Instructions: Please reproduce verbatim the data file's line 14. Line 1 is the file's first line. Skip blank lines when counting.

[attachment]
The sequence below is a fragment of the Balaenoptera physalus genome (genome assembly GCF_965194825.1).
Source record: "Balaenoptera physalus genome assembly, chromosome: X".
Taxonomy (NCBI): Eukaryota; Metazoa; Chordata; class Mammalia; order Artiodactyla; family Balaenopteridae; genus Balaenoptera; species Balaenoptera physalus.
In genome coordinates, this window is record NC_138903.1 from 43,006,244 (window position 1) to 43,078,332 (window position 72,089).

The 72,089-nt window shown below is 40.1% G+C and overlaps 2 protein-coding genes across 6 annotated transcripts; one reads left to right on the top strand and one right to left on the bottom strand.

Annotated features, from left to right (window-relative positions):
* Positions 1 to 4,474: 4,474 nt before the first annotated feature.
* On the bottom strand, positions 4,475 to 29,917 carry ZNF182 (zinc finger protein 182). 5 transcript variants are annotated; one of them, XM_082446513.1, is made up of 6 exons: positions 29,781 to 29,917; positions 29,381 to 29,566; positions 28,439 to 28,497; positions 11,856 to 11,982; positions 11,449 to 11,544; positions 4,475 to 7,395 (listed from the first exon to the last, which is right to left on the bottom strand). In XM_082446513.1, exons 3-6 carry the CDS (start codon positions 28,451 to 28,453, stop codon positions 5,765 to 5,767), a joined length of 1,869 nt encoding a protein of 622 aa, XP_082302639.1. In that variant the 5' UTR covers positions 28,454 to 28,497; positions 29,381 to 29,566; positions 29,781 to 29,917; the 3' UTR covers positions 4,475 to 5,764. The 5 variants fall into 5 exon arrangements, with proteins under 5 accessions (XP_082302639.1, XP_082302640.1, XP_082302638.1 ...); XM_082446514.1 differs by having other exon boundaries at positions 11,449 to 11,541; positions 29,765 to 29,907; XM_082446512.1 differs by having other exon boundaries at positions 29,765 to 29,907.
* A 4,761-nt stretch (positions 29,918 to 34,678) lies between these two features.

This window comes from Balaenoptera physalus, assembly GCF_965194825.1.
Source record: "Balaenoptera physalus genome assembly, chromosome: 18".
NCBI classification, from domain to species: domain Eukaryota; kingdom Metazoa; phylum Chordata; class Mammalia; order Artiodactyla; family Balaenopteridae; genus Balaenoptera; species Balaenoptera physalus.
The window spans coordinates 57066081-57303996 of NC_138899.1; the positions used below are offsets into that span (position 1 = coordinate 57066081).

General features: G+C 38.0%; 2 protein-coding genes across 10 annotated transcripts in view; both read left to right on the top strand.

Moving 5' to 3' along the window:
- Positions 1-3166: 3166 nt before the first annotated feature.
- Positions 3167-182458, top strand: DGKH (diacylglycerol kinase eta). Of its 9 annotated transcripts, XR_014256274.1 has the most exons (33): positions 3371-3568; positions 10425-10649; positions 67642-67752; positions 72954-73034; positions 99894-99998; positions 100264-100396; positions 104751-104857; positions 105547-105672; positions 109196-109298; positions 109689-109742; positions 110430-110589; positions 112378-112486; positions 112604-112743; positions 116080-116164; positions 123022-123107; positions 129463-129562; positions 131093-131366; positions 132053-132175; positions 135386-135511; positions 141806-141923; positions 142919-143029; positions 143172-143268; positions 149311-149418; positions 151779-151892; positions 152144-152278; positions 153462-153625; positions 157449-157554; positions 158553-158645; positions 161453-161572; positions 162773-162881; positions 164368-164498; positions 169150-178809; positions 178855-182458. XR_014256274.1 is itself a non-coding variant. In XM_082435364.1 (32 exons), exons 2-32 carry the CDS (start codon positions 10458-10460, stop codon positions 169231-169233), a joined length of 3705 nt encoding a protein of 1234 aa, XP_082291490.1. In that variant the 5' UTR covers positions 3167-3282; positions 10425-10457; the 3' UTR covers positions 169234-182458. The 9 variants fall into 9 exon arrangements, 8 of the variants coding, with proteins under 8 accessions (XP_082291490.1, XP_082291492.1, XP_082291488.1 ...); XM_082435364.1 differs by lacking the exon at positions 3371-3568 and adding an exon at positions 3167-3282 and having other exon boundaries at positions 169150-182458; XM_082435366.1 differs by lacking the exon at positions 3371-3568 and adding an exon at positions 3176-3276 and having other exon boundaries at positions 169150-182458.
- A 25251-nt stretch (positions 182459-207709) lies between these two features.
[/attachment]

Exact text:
General features: G+C 38.0%; 2 protein-coding genes across 10 annotated transcripts in view; both read left to right on the top strand.